I suppose my take can often come off as maybe a little naive and idealistic (my words, not yours) and It’s not so much applying a name to groups of learning types or ways of socializing but how great an impact those names have that bothers me. You can have the same struggles with the current system as your classmate and be excluded from valuable services because you don’t have the same diagnosis/label. We should be assessing how individuals learn, not how their diagnosis says that group learns which is a pitfall of the current system. If they would focus more on individual behaviors than group expectation, they wouldn’t have to discern between diagnoses on scales but real world individual behaviors and tratis.

    I can definitely see what you’re saying about aggregating information and funneling into useful directions and manageable amounts but I think, at least in the current state of things, the problem is applying expectations and limitations with diagnoses rather than using them as a way for people in the system to communicate and also using them to decide what a person needs in theory when it may be contrary to what that person needs in practice.

    From the Psychology Today link that I posted: “What is the point of having DSM at all, if the categories of mental illness are so difficult to describe? To a considerable extent, the point is to simplify communication. For example, rather than having to write or read a lengthy narrative description of a patient, a practitioner can use a diagnostic category to give a general understanding of the problems that are giving concern. ”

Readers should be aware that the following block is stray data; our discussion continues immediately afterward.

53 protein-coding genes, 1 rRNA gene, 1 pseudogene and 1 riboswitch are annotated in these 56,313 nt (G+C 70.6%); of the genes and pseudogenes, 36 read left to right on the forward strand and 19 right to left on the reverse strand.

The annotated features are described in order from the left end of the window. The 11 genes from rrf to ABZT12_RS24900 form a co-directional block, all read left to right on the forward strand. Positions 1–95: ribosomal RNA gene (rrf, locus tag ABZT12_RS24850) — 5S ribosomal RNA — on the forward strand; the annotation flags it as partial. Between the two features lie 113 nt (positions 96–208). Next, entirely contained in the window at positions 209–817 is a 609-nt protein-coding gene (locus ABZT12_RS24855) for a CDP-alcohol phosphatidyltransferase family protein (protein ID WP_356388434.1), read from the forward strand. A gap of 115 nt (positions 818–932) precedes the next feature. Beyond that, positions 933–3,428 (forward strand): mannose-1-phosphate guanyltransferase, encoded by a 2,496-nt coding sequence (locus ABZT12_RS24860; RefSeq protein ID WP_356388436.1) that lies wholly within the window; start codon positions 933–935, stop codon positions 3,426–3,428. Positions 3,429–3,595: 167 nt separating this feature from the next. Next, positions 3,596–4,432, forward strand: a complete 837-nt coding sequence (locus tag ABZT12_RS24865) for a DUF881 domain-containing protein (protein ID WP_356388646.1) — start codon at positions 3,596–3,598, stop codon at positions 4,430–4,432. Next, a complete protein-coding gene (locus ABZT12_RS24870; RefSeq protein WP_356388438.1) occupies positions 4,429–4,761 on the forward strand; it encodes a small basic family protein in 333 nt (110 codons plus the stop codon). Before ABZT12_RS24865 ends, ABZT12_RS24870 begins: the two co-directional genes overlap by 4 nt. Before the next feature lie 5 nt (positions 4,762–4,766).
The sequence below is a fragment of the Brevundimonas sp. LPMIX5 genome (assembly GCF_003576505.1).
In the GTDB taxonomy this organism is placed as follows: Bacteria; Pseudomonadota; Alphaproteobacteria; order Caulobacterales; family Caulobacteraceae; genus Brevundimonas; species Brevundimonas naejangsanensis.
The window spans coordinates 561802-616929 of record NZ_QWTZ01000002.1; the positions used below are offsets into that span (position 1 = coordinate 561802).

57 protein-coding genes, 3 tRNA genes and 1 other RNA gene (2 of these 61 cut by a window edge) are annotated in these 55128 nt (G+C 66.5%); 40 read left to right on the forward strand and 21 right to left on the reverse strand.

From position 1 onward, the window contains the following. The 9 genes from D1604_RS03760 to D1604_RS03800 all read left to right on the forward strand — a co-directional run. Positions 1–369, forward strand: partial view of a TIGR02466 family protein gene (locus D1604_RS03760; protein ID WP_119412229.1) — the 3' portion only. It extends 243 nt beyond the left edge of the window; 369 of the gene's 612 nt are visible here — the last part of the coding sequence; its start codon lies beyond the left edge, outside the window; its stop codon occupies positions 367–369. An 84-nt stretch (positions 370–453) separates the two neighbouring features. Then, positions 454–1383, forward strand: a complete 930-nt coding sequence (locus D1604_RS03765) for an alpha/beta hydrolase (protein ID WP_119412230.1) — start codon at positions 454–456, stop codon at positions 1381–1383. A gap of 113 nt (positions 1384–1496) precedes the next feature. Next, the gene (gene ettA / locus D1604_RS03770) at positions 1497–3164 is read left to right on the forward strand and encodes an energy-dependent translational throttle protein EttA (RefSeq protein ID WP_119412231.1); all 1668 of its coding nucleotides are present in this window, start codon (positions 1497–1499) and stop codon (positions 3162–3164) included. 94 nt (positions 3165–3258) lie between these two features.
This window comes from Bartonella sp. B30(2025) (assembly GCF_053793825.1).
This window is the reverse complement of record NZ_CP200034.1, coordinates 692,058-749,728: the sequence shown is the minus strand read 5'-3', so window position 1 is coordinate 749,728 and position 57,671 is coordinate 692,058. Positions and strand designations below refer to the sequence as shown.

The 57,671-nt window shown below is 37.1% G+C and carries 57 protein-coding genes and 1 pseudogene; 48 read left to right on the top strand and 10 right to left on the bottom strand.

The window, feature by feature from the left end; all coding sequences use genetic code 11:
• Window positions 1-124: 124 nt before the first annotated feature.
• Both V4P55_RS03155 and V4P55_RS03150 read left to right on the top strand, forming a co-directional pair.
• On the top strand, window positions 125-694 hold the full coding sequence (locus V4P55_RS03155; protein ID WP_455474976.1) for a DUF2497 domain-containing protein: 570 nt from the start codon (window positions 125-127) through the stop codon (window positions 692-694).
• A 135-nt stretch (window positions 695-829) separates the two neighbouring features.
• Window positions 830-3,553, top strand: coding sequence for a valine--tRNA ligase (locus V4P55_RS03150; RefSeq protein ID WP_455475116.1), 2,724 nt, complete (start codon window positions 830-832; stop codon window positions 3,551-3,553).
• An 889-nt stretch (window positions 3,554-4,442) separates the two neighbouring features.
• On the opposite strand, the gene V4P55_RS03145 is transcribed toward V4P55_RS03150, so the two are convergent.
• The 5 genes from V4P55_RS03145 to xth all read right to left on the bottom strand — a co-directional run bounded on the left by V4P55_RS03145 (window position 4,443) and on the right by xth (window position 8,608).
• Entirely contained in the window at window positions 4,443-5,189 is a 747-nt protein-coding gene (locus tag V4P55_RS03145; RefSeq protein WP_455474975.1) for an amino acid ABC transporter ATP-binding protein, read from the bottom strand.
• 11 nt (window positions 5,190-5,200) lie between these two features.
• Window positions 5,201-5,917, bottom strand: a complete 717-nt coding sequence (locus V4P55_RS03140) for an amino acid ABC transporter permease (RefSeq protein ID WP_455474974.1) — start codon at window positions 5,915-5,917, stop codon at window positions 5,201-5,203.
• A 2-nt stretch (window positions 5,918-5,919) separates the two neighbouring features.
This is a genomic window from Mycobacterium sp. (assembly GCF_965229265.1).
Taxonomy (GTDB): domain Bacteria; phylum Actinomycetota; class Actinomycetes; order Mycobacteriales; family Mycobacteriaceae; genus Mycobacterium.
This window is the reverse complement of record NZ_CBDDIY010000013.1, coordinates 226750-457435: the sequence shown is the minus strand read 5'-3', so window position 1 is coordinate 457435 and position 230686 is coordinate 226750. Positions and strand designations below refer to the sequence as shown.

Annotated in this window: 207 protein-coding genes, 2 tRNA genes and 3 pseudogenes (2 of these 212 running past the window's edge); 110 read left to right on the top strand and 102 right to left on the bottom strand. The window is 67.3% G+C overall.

I understand the merits from that perspective but I think there is little benefit beyond that despite our behaving as though diagnoses define people. Anyone could write a book on this and, really, I think I just focused on one chapter. I’m not sure that we disagree as much as we come from different perspectives.

  • 3. KHorn  |  February 17, 2010 at 11:53 am

    I understand your point about exclusion from services based on (lack of) diagnosis. It is an issue I see everyday. Teachers are often limited by the diagnoses of students. Unfortunately no one seems willing to make the investment necessary to change our current assembly line style education system.

    As for the other points you raise, I certainly don’t think a diagnosis should define a person or even our expectations of that person’s behavior or learning style. Decisions and interactions should be based on individual needs. I think, though, a diagnosis of Asperger’s or other condition can help provide a starting point for a more individualized assessment.